Up against the limits of the politics of recognition
In 2018 questions of national belonging and cultural identity are shaking our political institutions. The resurgence of nativist nationalism forces us to ask where cultural recognition ends and xenophobic arrogance begins. Are fears of the new nationalism hypocritical coming from people who for decades supported multiculturalism and indigenous peoples’ rights? Aren’t those movements equally motivated by traditionalism and nostalgia? I would answer no to both questions. The moral force behind multiculturalism is liberal egalitarianism, not traditionalism.
To better understand what gives cultural claims their normative force, I studied the political appeals to culture and identity made by defenders of fox hunting in the lead up to the creation of the Hunting Act (2004) in the United Kingdom. Research into the rights of minority groups to preserve their culture and identity has tended to focus on claims for cultural recognition made by indigenous peoples or other socio-economically disadvantaged groups. But the campaign to save fox hunting offers an opportunity to examine the normative weight we give cultural claims in our political judgments when the issues of dispossession and socio-economic disadvantage are put to the side.
To its opponents, foxhunting represented the unnecessary infliction of pain and suffering on innocent animals by people whose wealth and political clout had shielded their sport from previous waves of animal cruelty legislation. In response to the proposal to ban hunting, the well-funded but unsuccessful pro-hunting campaign stressed not only the importance of hunting to the rural economy, but the importance of foxhunting as a cultural tradition of the British countryside. Hunting enthusiasts presented themselves as a minority group holding distinctive values setting them apart from the rest of society.
Opponents of the hunting ban consciously echoed arguments about cultural survival and cultural diversity made by indigenous hunters. They claimed that their desire to preserve and uphold the tradition of their ancestors should be respected. From an anthropological point of view it’s not unreasonable to see the hunting with hounds as an important cultural expression of the British countryside.
Yet, while contemporary indigenous hunting practices can prompt conservationists and animal rights campaigners to agonise over the proper limits of cultural toleration, no animal rights activists confessed themselves torn between the rights of foxes and the rights of foxhunters to preserve their centuries-old ritual. Moreover, the House of Lords held that the ban did not constitute discrimination or violate anyone’s human rights, even as it acknowledged the importance of hunting to some people’s identity and way of life.
The conclusion to be drawn is that the politics of recognition is intimately tied to the politics of redistribution. At its heart multiculturalism is about dismantling racial hierarchies. This point is particularly worth making in light of the numerous other relatively privileged groups who attempt to defend offensive practices on the grounds that such practices are tied to their cultural identity and heritage. In the Netherlands for example, Black Pete (Zwarte Piet) – a golliwog-like figure who helps Sinterklaas distribute gifts to children as part of the annual feast of St. Nicholas – has been criticised as an embodiment of racist stereotypes. These accusations have been met with appeals to Black Pete’s importance as a Dutch cultural tradition. In the US South, white Southerners fight to keep the Confederate flag flying over state capitals and defend other symbols of slavery. They claim the right to celebrate the Civil War as part of their heritage and identity.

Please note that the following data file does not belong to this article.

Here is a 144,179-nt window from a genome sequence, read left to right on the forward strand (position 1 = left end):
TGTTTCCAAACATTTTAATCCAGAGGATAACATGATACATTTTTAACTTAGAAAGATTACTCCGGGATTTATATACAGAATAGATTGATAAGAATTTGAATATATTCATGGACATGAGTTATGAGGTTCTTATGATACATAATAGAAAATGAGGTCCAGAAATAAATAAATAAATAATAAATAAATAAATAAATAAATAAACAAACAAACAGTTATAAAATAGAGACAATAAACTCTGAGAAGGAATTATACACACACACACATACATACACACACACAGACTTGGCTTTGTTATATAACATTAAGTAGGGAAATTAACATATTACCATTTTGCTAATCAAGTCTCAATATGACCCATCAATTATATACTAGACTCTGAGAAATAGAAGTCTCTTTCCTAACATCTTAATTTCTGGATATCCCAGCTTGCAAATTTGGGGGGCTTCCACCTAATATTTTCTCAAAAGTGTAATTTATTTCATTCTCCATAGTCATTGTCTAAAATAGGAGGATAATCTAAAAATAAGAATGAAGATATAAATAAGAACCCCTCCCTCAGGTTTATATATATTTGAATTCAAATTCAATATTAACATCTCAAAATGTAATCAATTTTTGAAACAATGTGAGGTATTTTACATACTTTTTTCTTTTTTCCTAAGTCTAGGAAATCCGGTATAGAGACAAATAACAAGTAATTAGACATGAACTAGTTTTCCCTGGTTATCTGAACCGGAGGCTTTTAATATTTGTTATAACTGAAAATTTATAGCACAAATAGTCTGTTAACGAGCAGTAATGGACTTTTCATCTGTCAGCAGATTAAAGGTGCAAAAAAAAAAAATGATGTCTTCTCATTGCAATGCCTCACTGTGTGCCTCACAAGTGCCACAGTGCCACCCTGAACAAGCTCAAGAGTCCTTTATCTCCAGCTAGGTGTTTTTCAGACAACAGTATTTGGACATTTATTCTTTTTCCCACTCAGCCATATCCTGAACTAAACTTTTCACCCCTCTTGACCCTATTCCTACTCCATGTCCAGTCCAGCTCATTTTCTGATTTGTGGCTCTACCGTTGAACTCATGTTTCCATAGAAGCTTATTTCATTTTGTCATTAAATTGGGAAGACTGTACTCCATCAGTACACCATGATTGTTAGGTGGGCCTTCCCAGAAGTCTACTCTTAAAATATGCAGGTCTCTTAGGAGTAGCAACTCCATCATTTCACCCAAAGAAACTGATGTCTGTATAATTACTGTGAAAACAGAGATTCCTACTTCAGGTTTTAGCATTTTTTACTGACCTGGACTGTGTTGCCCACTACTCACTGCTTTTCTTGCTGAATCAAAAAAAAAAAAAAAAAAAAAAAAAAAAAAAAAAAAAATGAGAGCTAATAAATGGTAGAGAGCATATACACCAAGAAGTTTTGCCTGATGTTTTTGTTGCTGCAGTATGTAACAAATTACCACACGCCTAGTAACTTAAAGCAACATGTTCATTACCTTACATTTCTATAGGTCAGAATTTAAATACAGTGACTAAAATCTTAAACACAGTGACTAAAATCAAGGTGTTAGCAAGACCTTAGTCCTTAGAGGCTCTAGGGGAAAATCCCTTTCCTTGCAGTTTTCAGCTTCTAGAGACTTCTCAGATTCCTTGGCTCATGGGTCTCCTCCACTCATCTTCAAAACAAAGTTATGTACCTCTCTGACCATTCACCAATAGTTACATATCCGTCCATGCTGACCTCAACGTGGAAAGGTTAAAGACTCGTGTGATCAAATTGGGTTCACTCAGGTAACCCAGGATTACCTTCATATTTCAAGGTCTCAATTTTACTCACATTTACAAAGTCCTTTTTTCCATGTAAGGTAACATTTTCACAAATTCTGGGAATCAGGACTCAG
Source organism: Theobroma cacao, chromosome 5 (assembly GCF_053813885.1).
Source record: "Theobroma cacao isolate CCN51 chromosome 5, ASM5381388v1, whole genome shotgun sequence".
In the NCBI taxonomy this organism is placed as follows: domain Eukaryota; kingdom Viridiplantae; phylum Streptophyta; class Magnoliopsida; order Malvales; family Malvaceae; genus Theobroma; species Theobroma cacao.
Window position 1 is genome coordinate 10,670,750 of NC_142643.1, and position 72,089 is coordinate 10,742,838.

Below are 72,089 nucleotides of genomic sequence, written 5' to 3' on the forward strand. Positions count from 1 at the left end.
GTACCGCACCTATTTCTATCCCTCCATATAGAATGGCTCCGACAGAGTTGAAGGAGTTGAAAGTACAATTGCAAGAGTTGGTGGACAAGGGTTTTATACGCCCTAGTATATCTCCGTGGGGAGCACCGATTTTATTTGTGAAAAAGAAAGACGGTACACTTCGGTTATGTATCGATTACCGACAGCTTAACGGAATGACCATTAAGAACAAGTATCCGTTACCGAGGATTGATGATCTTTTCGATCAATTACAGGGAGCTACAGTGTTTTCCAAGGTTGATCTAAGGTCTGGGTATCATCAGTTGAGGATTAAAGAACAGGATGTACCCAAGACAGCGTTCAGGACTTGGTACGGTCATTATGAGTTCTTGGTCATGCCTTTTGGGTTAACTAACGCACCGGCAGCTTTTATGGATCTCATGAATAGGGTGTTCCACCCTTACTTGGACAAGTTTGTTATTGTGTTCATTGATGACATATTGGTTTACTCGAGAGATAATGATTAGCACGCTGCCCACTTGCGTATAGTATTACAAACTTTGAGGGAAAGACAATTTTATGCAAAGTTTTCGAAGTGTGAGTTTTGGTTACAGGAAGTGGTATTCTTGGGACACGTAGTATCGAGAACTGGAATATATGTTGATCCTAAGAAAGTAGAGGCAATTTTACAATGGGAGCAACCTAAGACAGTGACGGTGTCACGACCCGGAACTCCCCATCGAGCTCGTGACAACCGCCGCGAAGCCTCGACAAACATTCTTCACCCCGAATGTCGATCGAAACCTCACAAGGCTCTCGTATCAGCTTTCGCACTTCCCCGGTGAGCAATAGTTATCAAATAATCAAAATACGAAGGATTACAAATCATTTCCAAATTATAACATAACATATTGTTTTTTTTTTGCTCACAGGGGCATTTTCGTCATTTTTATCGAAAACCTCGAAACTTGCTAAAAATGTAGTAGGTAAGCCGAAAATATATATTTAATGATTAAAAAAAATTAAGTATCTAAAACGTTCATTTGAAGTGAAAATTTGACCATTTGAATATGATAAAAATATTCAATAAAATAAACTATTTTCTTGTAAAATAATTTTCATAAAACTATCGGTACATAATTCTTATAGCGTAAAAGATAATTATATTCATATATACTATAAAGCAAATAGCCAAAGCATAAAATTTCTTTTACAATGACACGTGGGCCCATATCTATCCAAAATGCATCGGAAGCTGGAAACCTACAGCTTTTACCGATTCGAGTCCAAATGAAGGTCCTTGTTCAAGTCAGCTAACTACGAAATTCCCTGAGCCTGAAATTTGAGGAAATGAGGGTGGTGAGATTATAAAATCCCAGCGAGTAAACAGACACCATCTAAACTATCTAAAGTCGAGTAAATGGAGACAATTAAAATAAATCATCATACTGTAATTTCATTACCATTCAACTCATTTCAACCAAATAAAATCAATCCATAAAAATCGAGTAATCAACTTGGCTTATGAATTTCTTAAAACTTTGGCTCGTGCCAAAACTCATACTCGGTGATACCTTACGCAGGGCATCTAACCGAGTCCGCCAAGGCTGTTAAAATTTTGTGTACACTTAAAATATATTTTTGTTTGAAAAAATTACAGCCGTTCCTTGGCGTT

Here in Australia there are activists seeking to retain a privileged position for British traditions and institutions at the centre of national identity. They are pushing back against moves by local councils to shift the celebration of Australia Day away from 26 January, the date that signifies the arrival of the First Fleet and the start of Aboriginal dispossession. 26 January is a day of mourning for many Aboriginal and Torres Strait Islander peoples. Celebrating Australia Day on this emotionally resonant date might feel like an important tradition to a powerful section of Australian society proud of their British heritage, but if we are to build a fair society inclusive of Australia’s First Peoples we need to change the date. The moral force of appeals to cultural tradition derive not from a vital human need for cultural recognition but from the imperative of remedying longstanding inequalities of wealth and power.
Katherine Curchin’s article Testing the limits of the politics of recognition: Fox hunters in the United Kingdom, in International Political Science Review is available for free until the end of January 2018.
Dr Katherine Curchin is an applied political philosopher at the Australian National University